\vec{w}^* = arg min_{\vec{w}} E(\vec{w}, \lambda = 0)

The ‘arg min’ notation simply means ‘return the value of \vec{w}  that minimizes E(\vec{w}, \lambda = 0)’, and \vec{w}^* is that value.

Alright so what is \vec{w}^* ? It is just the list of weak classifiers that, when considered as a group, ‘perform best’ (meaning minimize the optimization objective function) for the choice of \lambda we made. In the case where we set \lambda=0, what ‘performs best’ means is that the set of weak classifiers given by \vec{w}^* has the lowest possible number of mismatches between predicted labels and actual labels for our training data.

We now have a possible candidate for our final strong classifier. Let’s call it \vec{w}^* (\lambda = 0) to remember that it’s the result we found when using \lambda = 0.

If we repeat this process for many different values of \lambda , the minimizer \vec{w}^* (\lambda ) will change. If we look at the limit where \lambda is very large, the cost of including even a single weak classifier is prohibitive and \vec{w}^* will become the vector of all zeroes.

So for every value we set \lambda to, we get a candidate suggestion for a strong classifier. How can we select which of these might work best in the real world? The solutions returned for \lambda \sim 0 don’t take advantage of regularization, so you might expect these would suffer from over-fitting – the vector \vec{w}^* (\lambda ) would have too many ones in it (i.e. too many weak classifiers). The solutions returned for very large \lambda will probably be too sparse to work well. Somewhere in between these will be the best choice.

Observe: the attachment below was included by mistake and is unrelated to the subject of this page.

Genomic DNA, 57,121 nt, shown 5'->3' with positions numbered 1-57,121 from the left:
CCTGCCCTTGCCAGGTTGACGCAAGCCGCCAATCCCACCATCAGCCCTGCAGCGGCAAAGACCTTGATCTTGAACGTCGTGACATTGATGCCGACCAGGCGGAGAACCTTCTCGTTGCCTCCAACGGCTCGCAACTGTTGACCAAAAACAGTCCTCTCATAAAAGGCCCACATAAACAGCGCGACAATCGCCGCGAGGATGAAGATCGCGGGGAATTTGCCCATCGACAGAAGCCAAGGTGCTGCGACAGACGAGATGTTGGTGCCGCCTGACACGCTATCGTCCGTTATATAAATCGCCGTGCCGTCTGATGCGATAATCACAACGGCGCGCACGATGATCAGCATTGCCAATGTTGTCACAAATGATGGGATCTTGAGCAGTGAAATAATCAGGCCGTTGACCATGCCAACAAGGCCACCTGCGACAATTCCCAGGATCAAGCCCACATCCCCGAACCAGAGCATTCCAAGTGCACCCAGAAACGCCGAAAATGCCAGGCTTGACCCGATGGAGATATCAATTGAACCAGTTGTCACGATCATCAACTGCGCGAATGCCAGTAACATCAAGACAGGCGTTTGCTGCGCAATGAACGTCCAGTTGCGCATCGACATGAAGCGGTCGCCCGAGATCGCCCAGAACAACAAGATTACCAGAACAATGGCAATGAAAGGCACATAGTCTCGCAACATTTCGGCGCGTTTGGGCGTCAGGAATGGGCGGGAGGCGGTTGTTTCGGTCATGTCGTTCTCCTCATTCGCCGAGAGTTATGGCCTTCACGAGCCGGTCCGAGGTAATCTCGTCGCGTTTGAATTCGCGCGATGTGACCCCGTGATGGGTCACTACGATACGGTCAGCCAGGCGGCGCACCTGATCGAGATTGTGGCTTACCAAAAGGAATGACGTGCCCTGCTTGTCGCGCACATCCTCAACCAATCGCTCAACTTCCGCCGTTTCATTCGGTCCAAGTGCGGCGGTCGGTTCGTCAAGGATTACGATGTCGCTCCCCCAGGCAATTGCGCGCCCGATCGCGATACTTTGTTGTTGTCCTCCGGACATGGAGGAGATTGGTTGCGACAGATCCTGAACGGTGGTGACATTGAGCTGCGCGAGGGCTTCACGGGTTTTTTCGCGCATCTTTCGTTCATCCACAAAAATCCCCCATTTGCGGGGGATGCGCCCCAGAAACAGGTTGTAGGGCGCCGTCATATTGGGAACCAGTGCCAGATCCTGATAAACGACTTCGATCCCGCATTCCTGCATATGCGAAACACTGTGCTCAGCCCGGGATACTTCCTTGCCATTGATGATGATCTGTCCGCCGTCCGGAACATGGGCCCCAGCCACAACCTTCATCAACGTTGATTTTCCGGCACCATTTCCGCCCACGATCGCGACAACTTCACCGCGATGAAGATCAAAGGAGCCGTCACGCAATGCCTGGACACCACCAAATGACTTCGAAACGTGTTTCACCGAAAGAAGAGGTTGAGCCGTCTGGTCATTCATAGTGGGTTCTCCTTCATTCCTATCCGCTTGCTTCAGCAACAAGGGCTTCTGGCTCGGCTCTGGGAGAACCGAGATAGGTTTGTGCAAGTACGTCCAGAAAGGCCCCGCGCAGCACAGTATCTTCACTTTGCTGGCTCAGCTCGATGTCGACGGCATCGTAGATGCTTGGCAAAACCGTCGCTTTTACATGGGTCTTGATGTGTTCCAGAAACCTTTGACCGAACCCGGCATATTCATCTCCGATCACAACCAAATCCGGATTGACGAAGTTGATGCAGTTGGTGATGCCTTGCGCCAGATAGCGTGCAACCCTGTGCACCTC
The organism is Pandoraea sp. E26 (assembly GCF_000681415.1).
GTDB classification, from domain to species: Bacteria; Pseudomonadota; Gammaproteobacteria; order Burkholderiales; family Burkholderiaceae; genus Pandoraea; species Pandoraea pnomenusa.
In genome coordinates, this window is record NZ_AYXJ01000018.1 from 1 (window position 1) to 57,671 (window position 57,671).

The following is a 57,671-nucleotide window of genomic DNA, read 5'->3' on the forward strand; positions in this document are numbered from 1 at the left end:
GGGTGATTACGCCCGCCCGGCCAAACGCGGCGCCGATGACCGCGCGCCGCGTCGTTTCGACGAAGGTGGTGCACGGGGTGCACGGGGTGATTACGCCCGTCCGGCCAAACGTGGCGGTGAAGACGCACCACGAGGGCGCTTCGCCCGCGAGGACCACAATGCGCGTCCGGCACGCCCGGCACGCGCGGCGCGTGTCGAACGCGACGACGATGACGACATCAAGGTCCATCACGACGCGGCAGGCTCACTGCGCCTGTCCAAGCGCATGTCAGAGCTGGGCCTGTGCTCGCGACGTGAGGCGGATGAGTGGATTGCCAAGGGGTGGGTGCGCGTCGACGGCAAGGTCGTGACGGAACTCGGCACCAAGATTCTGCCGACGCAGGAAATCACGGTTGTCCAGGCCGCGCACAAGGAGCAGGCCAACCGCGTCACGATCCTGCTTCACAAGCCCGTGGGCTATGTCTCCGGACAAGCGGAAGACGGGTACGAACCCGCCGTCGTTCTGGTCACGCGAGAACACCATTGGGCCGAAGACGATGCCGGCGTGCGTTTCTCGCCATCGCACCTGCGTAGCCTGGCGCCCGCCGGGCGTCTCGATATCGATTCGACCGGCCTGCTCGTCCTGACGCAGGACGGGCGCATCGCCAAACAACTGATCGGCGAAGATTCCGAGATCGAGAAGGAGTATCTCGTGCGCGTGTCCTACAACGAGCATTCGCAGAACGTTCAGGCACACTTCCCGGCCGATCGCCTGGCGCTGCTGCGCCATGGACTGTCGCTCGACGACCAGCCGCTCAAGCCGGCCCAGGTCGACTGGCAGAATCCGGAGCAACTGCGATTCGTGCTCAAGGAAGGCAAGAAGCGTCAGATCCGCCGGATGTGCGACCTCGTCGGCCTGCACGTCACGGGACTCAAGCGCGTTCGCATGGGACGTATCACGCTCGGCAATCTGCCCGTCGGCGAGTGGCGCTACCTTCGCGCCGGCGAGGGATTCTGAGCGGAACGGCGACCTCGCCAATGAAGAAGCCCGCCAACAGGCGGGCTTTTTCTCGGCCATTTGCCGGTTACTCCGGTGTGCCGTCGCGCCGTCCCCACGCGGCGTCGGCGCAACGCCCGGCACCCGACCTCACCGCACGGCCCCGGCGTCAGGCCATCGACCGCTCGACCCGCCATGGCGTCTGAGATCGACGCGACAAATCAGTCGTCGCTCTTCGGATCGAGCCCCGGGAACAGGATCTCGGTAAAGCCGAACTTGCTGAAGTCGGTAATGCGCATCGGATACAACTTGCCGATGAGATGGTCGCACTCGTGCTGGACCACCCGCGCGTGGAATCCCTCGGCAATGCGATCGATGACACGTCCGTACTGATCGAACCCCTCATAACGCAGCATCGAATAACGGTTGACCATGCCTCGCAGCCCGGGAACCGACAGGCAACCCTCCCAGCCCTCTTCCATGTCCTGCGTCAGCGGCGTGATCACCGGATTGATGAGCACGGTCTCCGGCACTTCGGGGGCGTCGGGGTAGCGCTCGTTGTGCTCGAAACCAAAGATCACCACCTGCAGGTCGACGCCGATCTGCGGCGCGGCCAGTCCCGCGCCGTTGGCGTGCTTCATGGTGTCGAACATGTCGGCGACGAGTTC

In order to find what this best choice is, we now turn to our validation set. Recall that we partitioned our original data set into three groups – training, validation and test – and so far we’ve just used the training set.

For every value of \lambda we tried, we got a solution \vec{w}^* (\lambda ) . We now rank these using the following procedure. For each solution \vec{w}^* (\lambda )  we compute the validation error

E_v(\lambda) = {{1}\over{4}} \sum_{v=1}^V \left[ sign \left[ \sum_{j=1}^D w_j^*(\lambda) F_j(x_v) \right] - y_s \right]^2

The validation error simply counts the number of elements of the validation set a strong classifier candidate mislabels. We can then rank the vectors \vec{w}^* (\lambda ) from lowest validation error (i.e. perform the best on the validation set) to highest validation error (perform the worst on the validation set).

We’d expect that \vec{w}^* (\lambda ) where \lambda is either too high or too low would give higher validation errors, and somewhere in the middle is the lowest one. That’s the vector we want to output.

Once we have the value of  \vec{w}^* (\lambda) that produces the smallest validation error, we’re done! That value encodes the final strong classifier that is the output of the QBC algorithm. It is the best possible strong classifier we could have made, given our choices for training and validation data and our dictionary of weak classifiers.

Notation: Massaging the Optimization Objective Function